These hardy souls wintered on Île Saint-Croix at the mouth of the St. Croix River, establishing the first European habitation in North America.
Champlain moves to Port Royal
In August 1605 Champlain moved to Port Royal (now Annapolis Royal), a community that was to become Acadia’s major town. In only a few years Acadian settlements spread throughout the Atlantic region.
Core group of settlers arrives
From 1632 until 1653 the core group of settlers arrived. Ownership of the Acadian colonies was tossed back and forth between the French and the English.
Early Acadia by Claude T. Picard
French settlement ceases
Under English rule French settlement ceased between 1654 and 1670, and then under French rule settlements resumed.
First Acadian Census
The first Acadian Census took place in Port Royal in 1671. One of the first in Canada, the total count was 392 people, 482 cattle, and 524 sheep! In the 1680s and 1690s many people left Port Royal and settled other areas.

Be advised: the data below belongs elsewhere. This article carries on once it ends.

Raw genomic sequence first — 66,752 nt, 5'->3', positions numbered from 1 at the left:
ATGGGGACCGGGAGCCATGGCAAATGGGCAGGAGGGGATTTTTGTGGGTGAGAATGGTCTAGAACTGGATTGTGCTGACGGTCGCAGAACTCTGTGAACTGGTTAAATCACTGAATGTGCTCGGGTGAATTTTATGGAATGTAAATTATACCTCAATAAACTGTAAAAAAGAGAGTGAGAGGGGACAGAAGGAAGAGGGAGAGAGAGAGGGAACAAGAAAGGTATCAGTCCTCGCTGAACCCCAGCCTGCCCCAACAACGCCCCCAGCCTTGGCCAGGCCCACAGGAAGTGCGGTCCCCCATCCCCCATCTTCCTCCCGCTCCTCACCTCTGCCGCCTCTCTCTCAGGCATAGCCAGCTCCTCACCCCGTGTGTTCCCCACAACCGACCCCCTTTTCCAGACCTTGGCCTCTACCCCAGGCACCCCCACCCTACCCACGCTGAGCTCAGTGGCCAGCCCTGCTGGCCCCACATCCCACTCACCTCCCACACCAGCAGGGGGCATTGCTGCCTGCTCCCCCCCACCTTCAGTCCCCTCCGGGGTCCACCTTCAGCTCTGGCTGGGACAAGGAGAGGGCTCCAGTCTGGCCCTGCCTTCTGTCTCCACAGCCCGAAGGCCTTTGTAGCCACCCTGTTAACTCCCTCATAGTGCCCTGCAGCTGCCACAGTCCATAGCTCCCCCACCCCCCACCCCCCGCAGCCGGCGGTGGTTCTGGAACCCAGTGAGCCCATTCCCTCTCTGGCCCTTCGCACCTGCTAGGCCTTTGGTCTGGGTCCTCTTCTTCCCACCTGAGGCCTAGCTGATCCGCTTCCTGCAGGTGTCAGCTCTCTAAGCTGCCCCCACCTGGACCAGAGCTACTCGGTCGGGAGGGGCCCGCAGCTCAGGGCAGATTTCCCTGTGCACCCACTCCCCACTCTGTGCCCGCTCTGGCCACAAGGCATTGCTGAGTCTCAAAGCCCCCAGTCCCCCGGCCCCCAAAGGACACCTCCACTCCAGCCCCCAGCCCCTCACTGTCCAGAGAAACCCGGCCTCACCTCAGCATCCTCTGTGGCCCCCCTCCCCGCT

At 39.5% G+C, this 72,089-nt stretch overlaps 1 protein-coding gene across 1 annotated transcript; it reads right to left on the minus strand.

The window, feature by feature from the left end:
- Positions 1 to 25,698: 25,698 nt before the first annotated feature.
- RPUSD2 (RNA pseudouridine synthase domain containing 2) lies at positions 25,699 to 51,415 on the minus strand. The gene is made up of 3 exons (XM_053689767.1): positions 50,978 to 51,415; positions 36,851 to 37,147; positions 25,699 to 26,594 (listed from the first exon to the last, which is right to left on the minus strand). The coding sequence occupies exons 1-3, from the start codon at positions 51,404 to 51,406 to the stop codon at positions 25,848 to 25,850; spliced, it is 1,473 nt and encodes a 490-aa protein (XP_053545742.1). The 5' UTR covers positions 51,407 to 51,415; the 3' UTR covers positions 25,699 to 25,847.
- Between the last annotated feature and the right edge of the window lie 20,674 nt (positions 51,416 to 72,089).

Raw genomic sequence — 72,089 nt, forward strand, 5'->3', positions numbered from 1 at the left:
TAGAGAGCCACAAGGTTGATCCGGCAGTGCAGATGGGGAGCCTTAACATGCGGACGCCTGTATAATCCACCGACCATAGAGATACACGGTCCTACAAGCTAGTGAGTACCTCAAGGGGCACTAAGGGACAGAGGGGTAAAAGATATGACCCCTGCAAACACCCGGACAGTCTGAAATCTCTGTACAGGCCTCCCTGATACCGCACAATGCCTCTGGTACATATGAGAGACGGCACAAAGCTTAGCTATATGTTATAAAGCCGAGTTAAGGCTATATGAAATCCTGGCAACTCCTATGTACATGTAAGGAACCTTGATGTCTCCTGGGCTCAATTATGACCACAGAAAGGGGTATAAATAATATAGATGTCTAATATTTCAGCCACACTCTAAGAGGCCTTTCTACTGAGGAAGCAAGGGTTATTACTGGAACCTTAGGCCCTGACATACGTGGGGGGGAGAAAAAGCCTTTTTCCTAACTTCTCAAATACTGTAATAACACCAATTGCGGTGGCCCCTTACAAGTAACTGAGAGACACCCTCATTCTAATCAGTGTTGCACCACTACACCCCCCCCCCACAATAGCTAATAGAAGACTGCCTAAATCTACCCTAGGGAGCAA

War of Spanish Succession ends
The Treaty of Utrecht ended the War of Spanish Succession in 1713, making the Acadians in Nova Scotia permanent British subjects, while Île Royale (Cape Breton) and Île Saint-Jean (Prince Edward Island) remained French.
Work begins on Fortress Louisbourg
In 1719 work began on Fortress Louisbourg to protect France’s interests. It was to become one of the busiest ports on the Atlantic coast.
Acadians sign oath of allegiance to the British Crown
By 1730, the majority of Acadians had signed an oath swearing allegiance to the British Crown, but they insisted they would not fight either the French or the native Indians.
Oath of Allegiance by Claude T. Picard
Louisbourg falls to British
In 1745 Louisbourg fell to British forces from New England.
Louisbourg returned to French
The Treaty of Aix-la-Chapelle returned Louisbourg to the French in 1748
The establishment of Halifax in 1749 engrained a solid colonized British presence on the Atlantic Coast.
Population reaches 10,000
By 1750 there were 10,000 Acadians in Nova Scotia.